Glynis Solmaz murder: Alexandros Wetherill jailed for life
- 22 November 2013
- From the section North East Wales
A man has been jailed for life with a minimum 25 years for the murder of a Wrexham woman during a burglary.
Alexandros Wetherill, 24, of Wrexham, was convicted of killing Glynis Solmaz, 65, by a majority verdict after a retrial at Mold Crown Court on Thursday, and sentenced on Friday.
Three other men were also jailed after they pleaded guilty to conspiring to burgle Ms Solmaz's home.
Ms Solmaz's family called her death "unbearable".
Wetherill had admitted manslaughter but denied murder.
Another man, Christopher Curran, 34, was cleared of murder during the trial last month but that jury could not agree in Wetherill's case.
Both Wetherill and Curran, along with Ms Solmaz's former son-in-law Christopher Natt, 52, and David Lovell, 29 - both of Wrexham - pleaded guilty to conspiring to burgle her home.
Curran received four years, Lovell received 32 months and Natt received three years.
Mr Justice Royce told Wetherill "you showed her no pity that night".
He described Natt, Mrs Solmaz's fomer son-in-law, as "despicable".
In a statement read outside Mold Crown Court after sentencing on Friday, the family of Ms Solmaz said: "Our beautiful mum loved life, adored her family and liked and loved by many."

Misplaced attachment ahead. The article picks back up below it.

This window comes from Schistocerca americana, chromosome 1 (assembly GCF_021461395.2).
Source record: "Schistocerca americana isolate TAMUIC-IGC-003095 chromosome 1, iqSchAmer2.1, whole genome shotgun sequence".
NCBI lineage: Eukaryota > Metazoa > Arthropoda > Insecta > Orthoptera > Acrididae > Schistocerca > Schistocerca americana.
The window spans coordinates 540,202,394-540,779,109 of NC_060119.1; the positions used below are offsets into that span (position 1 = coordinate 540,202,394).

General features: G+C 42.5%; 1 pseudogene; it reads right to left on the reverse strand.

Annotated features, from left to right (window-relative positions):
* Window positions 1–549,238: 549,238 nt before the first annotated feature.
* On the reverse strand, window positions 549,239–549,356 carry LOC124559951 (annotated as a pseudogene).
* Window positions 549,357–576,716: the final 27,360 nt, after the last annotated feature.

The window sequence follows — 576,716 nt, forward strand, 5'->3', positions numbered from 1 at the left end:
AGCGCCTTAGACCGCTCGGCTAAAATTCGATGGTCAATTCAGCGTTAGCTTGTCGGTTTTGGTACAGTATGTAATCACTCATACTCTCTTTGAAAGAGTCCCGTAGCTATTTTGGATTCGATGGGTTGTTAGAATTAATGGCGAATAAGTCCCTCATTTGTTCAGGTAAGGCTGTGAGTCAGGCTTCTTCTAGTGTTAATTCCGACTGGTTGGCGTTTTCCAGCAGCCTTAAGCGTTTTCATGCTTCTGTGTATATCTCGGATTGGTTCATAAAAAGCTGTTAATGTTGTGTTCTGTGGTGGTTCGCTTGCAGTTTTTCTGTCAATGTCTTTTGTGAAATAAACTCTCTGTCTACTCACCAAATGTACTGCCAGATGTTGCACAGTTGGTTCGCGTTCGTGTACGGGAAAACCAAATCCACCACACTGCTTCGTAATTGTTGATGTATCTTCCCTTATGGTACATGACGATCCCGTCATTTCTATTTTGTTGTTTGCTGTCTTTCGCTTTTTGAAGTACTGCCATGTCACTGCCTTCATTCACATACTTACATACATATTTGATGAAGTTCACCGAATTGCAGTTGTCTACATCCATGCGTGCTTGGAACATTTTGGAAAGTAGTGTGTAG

The statement, read by Det Insp Mark Hughes, who led the murder investigation, went on to say: "She has been taken too soon and our lives quite simply will never be the same.
"The sheer loss along with the dreadful circumstances are simply unbearable.
"We can only hope we can now find some peace and closure."
Mr Hughes said that the police could only imagine what the family had been through for the last nine months.
"I hope this now gives them closure and allows them to move forward," he said.
The court was told that Ms Solmaz, who was choked to death, put up a fight when Wetherill burgled her home on the Caia Park Estate in February believing she had £40,000 in cash in a bedroom safe.
A post mortem examination by Home Office pathologist Dr Jonathan Medcalf revealed her injuries were consistent with "significant and prolonged" pressure to the neck.
The prosecution said that had been done by Wetherill to subdue her, while Curran tried to remove the safe.
That was eventually done by Wetherill, but he had to get a lift from the burglary scene by Lovell, because Curran had left the scene in his vehicle.
The court heard there was about £10,000 and some jewellery in the safe.